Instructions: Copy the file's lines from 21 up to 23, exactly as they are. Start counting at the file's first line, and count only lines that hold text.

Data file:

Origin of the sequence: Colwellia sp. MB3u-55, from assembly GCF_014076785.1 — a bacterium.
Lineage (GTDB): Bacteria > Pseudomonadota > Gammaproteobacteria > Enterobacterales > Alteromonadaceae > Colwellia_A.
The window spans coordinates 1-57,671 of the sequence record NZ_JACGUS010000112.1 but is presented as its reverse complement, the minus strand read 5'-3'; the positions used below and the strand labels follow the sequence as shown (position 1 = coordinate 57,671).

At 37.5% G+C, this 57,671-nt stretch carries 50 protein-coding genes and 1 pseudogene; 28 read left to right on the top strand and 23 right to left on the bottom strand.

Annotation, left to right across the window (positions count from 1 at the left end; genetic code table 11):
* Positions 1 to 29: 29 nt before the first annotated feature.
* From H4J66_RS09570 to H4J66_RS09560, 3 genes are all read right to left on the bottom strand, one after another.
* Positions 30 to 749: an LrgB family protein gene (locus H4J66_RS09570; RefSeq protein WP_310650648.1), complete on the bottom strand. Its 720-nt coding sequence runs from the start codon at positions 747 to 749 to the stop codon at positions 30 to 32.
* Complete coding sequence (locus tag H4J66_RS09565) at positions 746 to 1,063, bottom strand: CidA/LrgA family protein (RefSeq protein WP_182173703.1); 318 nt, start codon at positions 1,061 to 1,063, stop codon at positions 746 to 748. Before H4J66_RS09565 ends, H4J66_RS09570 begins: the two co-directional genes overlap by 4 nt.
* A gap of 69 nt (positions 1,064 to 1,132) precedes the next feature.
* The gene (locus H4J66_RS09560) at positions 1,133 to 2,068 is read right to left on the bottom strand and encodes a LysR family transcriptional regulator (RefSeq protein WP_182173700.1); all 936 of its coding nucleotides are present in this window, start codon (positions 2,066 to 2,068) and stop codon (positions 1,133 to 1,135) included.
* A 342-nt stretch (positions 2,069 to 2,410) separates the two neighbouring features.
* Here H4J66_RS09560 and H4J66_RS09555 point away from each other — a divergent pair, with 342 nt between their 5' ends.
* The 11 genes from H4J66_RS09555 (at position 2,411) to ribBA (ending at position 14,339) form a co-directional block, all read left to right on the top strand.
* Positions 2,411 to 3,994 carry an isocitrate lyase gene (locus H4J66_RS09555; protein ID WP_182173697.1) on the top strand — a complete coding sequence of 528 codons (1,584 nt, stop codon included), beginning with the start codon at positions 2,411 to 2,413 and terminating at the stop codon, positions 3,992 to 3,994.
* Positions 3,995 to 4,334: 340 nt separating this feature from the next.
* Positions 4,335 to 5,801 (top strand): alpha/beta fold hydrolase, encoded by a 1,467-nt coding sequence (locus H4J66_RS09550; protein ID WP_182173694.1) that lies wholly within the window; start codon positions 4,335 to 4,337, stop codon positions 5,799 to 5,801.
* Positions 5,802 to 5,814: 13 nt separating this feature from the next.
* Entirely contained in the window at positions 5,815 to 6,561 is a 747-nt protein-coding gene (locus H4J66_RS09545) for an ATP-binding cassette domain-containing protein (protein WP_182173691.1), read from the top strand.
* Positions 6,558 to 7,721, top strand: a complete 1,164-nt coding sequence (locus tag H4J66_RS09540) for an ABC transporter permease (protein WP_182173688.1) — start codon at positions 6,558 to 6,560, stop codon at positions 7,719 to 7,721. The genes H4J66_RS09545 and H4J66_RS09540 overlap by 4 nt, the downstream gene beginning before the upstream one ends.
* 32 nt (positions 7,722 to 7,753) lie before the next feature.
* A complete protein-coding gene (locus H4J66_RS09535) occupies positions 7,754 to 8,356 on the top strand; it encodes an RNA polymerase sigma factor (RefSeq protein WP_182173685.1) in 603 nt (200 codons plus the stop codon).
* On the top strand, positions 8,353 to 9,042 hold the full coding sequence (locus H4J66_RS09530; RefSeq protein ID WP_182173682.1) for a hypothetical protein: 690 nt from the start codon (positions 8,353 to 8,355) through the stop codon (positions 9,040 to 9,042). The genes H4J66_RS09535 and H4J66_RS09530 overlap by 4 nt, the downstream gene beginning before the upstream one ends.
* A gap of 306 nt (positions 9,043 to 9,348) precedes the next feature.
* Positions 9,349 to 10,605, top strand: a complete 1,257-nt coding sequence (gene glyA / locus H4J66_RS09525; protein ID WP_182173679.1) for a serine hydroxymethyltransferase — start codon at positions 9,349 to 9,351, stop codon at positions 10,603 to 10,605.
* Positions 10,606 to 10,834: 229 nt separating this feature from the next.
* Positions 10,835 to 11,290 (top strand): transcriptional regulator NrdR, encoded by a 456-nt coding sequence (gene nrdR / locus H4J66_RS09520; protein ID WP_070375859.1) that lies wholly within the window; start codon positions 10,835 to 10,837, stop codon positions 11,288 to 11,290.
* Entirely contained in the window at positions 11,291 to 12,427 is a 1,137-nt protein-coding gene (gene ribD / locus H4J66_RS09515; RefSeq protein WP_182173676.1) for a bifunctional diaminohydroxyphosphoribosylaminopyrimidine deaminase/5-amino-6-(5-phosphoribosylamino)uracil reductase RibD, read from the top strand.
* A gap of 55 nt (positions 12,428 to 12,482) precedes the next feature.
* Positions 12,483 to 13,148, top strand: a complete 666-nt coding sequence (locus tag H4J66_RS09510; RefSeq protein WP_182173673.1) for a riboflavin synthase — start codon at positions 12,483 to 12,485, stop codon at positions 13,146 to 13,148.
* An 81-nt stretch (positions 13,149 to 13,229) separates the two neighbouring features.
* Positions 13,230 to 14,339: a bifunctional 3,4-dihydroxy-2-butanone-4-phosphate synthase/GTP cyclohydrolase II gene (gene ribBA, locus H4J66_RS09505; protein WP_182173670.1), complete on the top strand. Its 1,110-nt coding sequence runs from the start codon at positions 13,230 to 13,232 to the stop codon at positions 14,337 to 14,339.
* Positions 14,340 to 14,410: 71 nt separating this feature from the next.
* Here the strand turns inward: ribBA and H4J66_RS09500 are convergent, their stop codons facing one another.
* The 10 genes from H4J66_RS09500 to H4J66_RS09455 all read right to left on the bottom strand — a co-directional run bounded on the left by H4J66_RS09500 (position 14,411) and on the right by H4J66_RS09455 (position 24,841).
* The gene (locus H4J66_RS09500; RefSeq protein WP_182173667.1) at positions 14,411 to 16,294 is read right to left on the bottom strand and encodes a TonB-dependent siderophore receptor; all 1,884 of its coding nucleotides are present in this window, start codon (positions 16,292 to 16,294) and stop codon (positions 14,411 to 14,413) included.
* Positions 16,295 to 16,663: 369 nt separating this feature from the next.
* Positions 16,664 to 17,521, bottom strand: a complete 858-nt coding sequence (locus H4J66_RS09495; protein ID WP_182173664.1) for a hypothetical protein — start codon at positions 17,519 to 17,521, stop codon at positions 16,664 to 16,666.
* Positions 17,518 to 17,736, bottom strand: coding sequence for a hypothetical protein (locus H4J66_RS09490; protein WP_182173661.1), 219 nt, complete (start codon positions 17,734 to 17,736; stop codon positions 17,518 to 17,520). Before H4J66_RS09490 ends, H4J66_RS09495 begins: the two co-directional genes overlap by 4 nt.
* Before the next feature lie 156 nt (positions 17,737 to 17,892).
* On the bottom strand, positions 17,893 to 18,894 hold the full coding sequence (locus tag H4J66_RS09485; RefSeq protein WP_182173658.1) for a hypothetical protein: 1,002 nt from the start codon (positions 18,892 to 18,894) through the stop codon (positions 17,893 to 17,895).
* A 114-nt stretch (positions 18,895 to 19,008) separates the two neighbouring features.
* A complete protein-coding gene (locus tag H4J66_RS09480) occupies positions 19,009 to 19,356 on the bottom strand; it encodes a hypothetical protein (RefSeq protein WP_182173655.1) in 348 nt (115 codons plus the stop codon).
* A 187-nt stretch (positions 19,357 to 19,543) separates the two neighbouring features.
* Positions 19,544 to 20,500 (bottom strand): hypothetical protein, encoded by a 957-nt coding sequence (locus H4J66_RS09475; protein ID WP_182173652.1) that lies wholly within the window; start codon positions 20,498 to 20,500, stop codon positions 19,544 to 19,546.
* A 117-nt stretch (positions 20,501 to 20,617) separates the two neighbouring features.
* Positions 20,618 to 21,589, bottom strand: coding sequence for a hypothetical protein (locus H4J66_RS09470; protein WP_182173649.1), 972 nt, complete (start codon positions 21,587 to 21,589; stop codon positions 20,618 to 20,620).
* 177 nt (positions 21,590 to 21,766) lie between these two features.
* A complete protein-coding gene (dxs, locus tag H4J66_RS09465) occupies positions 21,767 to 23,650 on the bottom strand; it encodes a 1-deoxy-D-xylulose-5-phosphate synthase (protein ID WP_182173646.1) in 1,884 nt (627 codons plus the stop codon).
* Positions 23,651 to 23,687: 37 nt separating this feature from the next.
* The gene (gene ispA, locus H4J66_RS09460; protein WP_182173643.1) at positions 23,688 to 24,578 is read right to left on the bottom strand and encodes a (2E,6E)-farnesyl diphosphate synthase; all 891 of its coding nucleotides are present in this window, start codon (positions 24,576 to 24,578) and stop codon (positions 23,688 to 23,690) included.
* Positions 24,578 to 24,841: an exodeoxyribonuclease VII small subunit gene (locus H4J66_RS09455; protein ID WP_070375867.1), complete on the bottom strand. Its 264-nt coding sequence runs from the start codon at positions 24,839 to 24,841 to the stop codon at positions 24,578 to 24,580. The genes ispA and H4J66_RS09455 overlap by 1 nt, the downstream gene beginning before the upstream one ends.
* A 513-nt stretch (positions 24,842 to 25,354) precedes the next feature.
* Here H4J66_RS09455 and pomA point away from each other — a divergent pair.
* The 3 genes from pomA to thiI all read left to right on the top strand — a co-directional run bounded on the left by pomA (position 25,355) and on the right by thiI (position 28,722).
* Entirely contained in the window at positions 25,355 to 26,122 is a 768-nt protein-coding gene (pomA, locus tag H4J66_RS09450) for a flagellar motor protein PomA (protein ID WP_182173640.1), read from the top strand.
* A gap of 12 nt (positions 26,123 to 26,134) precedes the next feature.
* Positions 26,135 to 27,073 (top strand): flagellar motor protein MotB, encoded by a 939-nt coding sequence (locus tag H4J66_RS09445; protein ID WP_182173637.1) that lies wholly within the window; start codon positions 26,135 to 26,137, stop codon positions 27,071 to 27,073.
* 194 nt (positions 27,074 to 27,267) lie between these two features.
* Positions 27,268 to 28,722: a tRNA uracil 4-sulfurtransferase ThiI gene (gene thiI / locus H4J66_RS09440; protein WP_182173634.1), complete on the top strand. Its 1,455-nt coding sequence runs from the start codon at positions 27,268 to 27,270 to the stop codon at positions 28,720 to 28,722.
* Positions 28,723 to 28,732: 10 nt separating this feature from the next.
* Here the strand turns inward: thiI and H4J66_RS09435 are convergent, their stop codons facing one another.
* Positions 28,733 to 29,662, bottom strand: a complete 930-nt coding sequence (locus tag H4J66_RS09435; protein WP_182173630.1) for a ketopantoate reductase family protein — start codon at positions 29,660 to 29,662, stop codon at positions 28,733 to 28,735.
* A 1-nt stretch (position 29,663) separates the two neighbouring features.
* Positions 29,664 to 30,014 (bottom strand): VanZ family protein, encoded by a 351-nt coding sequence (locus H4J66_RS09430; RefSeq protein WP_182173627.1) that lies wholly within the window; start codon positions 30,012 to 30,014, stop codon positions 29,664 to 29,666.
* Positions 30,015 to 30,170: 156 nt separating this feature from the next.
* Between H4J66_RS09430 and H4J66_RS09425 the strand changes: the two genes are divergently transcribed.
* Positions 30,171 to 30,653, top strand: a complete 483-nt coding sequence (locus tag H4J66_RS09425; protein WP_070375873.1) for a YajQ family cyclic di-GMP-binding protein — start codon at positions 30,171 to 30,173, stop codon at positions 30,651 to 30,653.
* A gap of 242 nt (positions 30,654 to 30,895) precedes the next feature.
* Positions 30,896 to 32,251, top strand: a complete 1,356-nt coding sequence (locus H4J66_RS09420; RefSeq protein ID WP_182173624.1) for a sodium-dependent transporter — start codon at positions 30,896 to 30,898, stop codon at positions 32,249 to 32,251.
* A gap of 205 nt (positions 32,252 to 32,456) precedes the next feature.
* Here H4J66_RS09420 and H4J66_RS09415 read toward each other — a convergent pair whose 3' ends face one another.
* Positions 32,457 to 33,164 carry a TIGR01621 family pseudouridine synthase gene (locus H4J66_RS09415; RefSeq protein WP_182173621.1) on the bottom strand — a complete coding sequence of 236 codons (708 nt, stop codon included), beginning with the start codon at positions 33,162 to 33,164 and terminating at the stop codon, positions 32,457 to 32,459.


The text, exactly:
* 32 nt (positions 7,722 to 7,753) lie before the next feature.
* A complete protein-coding gene (locus H4J66_RS09535) occupies positions 7,754 to 8,356 on the top strand; it encodes an RNA polymerase sigma factor (RefSeq protein WP_182173685.1) in 603 nt (200 codons plus the stop codon).
* On the top strand, positions 8,353 to 9,042 hold the full coding sequence (locus H4J66_RS09530; RefSeq protein ID WP_182173682.1) for a hypothetical protein: 690 nt from the start codon (positions 8,353 to 8,355) through the stop codon (positions 9,040 to 9,042). The genes H4J66_RS09535 and H4J66_RS09530 overlap by 4 nt, the downstream gene beginning before the upstream one ends.